Majority (Kagan) - "In Padilla v. Kentucky, 559 U. S. ___ (2010), this Court held that the Sixth Amendment requires an attorney for a criminal defendant to provide advice about the risk of deportation arising from a guilty plea. We consider here whether that ruling applies retroactively, so that a person whose conviction became final before we decided Padilla can benefit from it. We conclude that, under the principles set out in Teague v. Lane, 489 U. S. 288 (1989), Padilla does not have retroactive effect."
Dissent (JUSTICE SOTOMAYOR, with whom JUSTICE GINSBURG joins) - "The Court holds today that Padilla v. Kentucky, 559 U. S. ___ (2010), announced a “new” rule within the meaning of Teague v. Lane, 489 U. S. 288, 301 (1989), and so does not apply to convictions that became final before its announcement. That is wrong, because Padilla did nothing more than apply the existing rule of Strickland v. Washington, 466 U. S. 668 (1984), in a new setting, the same way the Court has done repeatedly in the past: by surveying the relevant professional norms and concluding that they unequivocally required attorneys to provide advice about the immigration consequences of a guilty plea. Because Padilla fell squarely within the metes and bounds established by Strickland, I respectfully dissent."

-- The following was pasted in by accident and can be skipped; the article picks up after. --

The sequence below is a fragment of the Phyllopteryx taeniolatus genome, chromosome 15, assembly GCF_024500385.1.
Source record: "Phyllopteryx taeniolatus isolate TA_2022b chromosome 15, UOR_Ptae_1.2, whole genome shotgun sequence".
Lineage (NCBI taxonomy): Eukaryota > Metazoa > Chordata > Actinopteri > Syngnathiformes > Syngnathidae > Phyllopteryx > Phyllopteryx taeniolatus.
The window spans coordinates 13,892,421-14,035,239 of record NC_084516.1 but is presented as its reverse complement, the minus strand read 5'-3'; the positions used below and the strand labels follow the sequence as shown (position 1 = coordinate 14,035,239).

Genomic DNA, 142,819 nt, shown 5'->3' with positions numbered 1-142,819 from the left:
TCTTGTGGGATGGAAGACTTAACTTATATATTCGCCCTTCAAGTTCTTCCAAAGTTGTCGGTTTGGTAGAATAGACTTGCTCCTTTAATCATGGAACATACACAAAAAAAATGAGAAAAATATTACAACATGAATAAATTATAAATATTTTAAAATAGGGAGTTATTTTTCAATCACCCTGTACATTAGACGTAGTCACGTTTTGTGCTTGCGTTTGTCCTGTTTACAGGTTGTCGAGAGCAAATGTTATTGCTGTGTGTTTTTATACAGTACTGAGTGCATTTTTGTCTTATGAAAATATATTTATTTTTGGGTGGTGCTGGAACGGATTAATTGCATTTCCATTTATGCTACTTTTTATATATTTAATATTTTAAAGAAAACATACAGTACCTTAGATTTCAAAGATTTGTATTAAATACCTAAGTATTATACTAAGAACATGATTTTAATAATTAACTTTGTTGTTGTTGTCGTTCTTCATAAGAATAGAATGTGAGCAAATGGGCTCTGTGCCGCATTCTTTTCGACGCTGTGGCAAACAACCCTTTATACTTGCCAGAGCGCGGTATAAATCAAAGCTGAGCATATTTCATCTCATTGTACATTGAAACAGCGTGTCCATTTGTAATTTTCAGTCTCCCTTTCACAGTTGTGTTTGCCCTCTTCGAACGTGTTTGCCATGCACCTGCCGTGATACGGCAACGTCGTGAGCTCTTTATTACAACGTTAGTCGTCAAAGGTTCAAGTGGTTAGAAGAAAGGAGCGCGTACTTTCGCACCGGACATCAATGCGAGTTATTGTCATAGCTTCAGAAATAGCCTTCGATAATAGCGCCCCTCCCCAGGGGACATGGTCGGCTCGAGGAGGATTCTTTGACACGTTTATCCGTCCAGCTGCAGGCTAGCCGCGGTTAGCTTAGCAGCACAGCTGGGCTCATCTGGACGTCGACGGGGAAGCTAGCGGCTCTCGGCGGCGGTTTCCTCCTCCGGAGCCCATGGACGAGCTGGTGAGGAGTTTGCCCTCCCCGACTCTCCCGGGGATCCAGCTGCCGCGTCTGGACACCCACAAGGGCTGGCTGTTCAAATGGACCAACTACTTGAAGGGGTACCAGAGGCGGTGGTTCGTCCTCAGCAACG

- Chaidez v. U.S., Feb. 20, 2013.